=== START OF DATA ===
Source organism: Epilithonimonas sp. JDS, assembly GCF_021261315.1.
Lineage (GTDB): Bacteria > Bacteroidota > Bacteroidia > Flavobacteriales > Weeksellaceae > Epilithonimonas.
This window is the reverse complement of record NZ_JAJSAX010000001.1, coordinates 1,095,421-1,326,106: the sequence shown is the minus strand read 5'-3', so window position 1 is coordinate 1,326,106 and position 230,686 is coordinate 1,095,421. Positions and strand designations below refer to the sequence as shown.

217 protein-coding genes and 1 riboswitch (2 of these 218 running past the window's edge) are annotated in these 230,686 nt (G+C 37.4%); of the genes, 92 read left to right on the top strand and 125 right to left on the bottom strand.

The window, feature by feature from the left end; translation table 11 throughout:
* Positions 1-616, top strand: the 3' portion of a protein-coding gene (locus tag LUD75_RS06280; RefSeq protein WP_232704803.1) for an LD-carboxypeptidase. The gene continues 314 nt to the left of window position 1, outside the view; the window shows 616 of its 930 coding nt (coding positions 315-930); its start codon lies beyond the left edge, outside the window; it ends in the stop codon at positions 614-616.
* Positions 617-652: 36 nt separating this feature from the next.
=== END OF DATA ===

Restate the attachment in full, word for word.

Source organism: Epilithonimonas sp. JDS, assembly GCF_021261315.1.
Lineage (GTDB): Bacteria > Bacteroidota > Bacteroidia > Flavobacteriales > Weeksellaceae > Epilithonimonas.
This window is the reverse complement of record NZ_JAJSAX010000001.1, coordinates 1,095,421-1,326,106: the sequence shown is the minus strand read 5'-3', so window position 1 is coordinate 1,326,106 and position 230,686 is coordinate 1,095,421. Positions and strand designations below refer to the sequence as shown.

217 protein-coding genes and 1 riboswitch (2 of these 218 running past the window's edge) are annotated in these 230,686 nt (G+C 37.4%); of the genes, 92 read left to right on the top strand and 125 right to left on the bottom strand.

The window, feature by feature from the left end; translation table 11 throughout:
* Positions 1-616, top strand: the 3' portion of a protein-coding gene (locus tag LUD75_RS06280; RefSeq protein WP_232704803.1) for an LD-carboxypeptidase. The gene continues 314 nt to the left of window position 1, outside the view; the window shows 616 of its 930 coding nt (coding positions 315-930); its start codon lies beyond the left edge, outside the window; it ends in the stop codon at positions 614-616.
* Positions 617-652: 36 nt separating this feature from the next.